“All our income is in USD while most expenses are in VND, which means we gain when we exchange the USD to VND to pay salaries and rents,” said Pham Thi Chau.
Chau, head of human resources from the electronics manufacturer Vexos Vietnam in District 7, Ho Chi Minh City, said her company’s products are paid for in the greenback as it exports mainly to the U.S. and Europe.
Garment maker Phong Phu in Thu Duc City, whose customers are all foreign buyers who pay in dollars, have also been profiting from a stronger greenback.
The company pays for Vietnamese materials and labor costs in VND while receiving its income in USD, and the stronger U.S. currency means its revenue has been rising, said Nguyen Thi Lien, deputy CEO.
These two companies are among many Vietnamese exporters benefiting from the surge in USD amid global economic uncertainties.
As U.S. inflation hits its highest level in 40 years and the Russia-Ukraine crisis showing no signs of ending, the greenback soared to its highest value in 20 years last month and has been hovering around that level since.
Although it has only gained over the Vietnamese dong by around 2 percent this year, exporters have reported increasing revenues.
Rubber manufacturer Casumina, with 60 percent of materials sourced domestically and the rest internationally, is getting more from each transaction with foreign buyers as 55 percent of its products are exported to the U.S., some Southeast Asian countries, South Africa and Brazil.
But the company has foreign loans which it has to pay for in U.S. dollars, and a weaker dong means it has to pay more than before.
“In the long run, if we need to borrow more in dollars, our revenues could be negatively affected by the exchange rate,” said CEO Pham Hong Phu.
A stronger USD is also raising concern in some sectors where businesses have to compete with exporters of other countries whose currencies have declined more than the dong against the greenback.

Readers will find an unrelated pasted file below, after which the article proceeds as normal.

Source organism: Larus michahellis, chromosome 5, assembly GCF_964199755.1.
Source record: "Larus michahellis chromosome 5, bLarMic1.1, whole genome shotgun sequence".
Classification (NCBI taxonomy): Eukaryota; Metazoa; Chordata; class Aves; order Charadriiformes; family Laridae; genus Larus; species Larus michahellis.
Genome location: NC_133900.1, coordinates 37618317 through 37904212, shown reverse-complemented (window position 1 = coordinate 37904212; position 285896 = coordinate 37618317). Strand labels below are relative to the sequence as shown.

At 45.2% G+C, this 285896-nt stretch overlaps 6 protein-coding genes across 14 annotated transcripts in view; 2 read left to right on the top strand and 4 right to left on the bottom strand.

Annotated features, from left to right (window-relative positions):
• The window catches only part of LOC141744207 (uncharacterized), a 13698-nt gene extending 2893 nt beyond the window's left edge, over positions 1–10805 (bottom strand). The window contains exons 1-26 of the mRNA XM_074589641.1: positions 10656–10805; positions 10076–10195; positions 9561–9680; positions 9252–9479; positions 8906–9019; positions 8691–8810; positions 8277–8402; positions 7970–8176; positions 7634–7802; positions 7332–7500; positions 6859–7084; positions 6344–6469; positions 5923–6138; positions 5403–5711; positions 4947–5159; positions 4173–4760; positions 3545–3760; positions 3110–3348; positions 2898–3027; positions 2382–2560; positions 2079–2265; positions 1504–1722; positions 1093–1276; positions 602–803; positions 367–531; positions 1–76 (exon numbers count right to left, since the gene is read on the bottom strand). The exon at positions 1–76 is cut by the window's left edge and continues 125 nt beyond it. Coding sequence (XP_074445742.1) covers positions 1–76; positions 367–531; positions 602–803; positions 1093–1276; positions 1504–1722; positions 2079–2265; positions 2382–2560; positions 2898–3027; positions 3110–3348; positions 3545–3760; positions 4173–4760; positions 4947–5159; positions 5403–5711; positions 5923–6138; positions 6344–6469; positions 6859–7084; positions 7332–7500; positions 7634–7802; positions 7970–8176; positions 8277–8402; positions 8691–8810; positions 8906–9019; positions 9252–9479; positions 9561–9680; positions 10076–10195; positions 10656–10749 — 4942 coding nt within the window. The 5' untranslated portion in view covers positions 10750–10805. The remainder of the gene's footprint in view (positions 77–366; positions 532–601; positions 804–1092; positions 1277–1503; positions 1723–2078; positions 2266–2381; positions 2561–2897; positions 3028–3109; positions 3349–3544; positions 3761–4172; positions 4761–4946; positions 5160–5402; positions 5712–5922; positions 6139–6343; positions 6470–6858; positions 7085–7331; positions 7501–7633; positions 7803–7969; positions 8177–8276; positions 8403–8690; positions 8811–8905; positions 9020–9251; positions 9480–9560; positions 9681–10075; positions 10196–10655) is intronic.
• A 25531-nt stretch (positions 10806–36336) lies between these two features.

Tran Huu Hau, deputy general secretary of the Vietnam Cashew Association, said that Vietnamese cashew exporters were seeing rising competition from their African counterparts who trade directly in EUR with European buyers.
The fall of the EUR to the lowest level in two decades means that African exporters are making bigger gains in their transactions than Vietnamese companies that use the U.S. dollar for international trading.
For this reason, Vietnam’s cashew exports volume is set to decline this year, he said.
Tran Viet Anh, deputy chairman of the Ho Chi Minh City Business Association, said many companies that engage in both export and import of almost equal value have not seen any benefit from the rising dollar.
Some exporters have been looking to source more inputs from markets that do not use the greenback, like Japan, China and some European countries to reduce their expenses, he added.
Seafood exporters are seeing a mixed picture.
Their exports to the U.S. rose 96 percent year-on-year in the first six months as high inflation in the importing country pushed up demand for canned tuna, according to Vietnam Association of Seafood Exporters and Producers (VASEP).
But a weaker euro has slowed down growth in exports to Europe to just 4 percent in the same period as Europeans tighten their belts, the association added.
- Reduce Hair Loss with PURA D’OR Gold Label Shampoo
- Castor Oil Has Made a “Huge” Difference With Hair and Brow Growth
- Excessive hair loss in men: Signs of illness that cannot be subjective
- Dịch Vụ SEO Website ở Los Angeles, CA: đưa trang web doanh nghiệp bạn lên top Google